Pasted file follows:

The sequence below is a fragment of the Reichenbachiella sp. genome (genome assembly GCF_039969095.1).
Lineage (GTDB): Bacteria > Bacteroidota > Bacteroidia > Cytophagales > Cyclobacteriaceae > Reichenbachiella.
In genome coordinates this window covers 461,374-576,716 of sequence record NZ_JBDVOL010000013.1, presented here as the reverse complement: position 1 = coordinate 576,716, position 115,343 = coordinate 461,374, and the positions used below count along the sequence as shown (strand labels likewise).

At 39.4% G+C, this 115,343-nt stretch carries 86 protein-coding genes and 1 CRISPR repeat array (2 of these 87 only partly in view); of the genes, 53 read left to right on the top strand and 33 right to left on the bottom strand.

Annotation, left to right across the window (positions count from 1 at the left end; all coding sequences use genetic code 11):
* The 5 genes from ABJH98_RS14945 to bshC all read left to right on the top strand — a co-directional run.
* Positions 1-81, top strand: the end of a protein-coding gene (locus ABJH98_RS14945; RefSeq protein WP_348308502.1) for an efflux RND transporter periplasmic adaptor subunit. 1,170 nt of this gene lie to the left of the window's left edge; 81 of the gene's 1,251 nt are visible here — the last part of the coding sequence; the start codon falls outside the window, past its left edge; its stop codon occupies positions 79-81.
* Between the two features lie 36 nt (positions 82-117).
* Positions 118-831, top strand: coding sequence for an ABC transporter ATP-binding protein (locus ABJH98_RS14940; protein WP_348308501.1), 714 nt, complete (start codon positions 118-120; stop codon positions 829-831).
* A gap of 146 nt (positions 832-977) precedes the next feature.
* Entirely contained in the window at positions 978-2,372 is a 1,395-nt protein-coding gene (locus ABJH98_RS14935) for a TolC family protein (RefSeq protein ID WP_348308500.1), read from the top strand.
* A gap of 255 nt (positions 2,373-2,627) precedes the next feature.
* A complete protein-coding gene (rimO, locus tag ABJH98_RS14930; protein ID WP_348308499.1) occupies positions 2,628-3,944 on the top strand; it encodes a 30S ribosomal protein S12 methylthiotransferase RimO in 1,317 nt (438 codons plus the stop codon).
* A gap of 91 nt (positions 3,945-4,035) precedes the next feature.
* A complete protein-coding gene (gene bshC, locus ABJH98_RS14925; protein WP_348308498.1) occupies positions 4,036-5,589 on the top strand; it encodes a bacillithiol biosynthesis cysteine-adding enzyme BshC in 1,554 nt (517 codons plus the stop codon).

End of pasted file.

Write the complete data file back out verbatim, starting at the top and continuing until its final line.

The sequence below is a fragment of the Reichenbachiella sp. genome (genome assembly GCF_039969095.1).
Lineage (GTDB): Bacteria > Bacteroidota > Bacteroidia > Cytophagales > Cyclobacteriaceae > Reichenbachiella.
In genome coordinates this window covers 461,374-576,716 of sequence record NZ_JBDVOL010000013.1, presented here as the reverse complement: position 1 = coordinate 576,716, position 115,343 = coordinate 461,374, and the positions used below count along the sequence as shown (strand labels likewise).

At 39.4% G+C, this 115,343-nt stretch carries 86 protein-coding genes and 1 CRISPR repeat array (2 of these 87 only partly in view); of the genes, 53 read left to right on the top strand and 33 right to left on the bottom strand.

Annotation, left to right across the window (positions count from 1 at the left end; all coding sequences use genetic code 11):
* The 5 genes from ABJH98_RS14945 to bshC all read left to right on the top strand — a co-directional run.
* Positions 1-81, top strand: the end of a protein-coding gene (locus ABJH98_RS14945; RefSeq protein WP_348308502.1) for an efflux RND transporter periplasmic adaptor subunit. 1,170 nt of this gene lie to the left of the window's left edge; 81 of the gene's 1,251 nt are visible here — the last part of the coding sequence; the start codon falls outside the window, past its left edge; its stop codon occupies positions 79-81.
* Between the two features lie 36 nt (positions 82-117).
* Positions 118-831, top strand: coding sequence for an ABC transporter ATP-binding protein (locus ABJH98_RS14940; protein WP_348308501.1), 714 nt, complete (start codon positions 118-120; stop codon positions 829-831).
* A gap of 146 nt (positions 832-977) precedes the next feature.
* Entirely contained in the window at positions 978-2,372 is a 1,395-nt protein-coding gene (locus ABJH98_RS14935) for a TolC family protein (RefSeq protein ID WP_348308500.1), read from the top strand.
* A gap of 255 nt (positions 2,373-2,627) precedes the next feature.
* A complete protein-coding gene (rimO, locus tag ABJH98_RS14930; protein ID WP_348308499.1) occupies positions 2,628-3,944 on the top strand; it encodes a 30S ribosomal protein S12 methylthiotransferase RimO in 1,317 nt (438 codons plus the stop codon).
* A gap of 91 nt (positions 3,945-4,035) precedes the next feature.
* A complete protein-coding gene (gene bshC, locus ABJH98_RS14925; protein WP_348308498.1) occupies positions 4,036-5,589 on the top strand; it encodes a bacillithiol biosynthesis cysteine-adding enzyme BshC in 1,554 nt (517 codons plus the stop codon).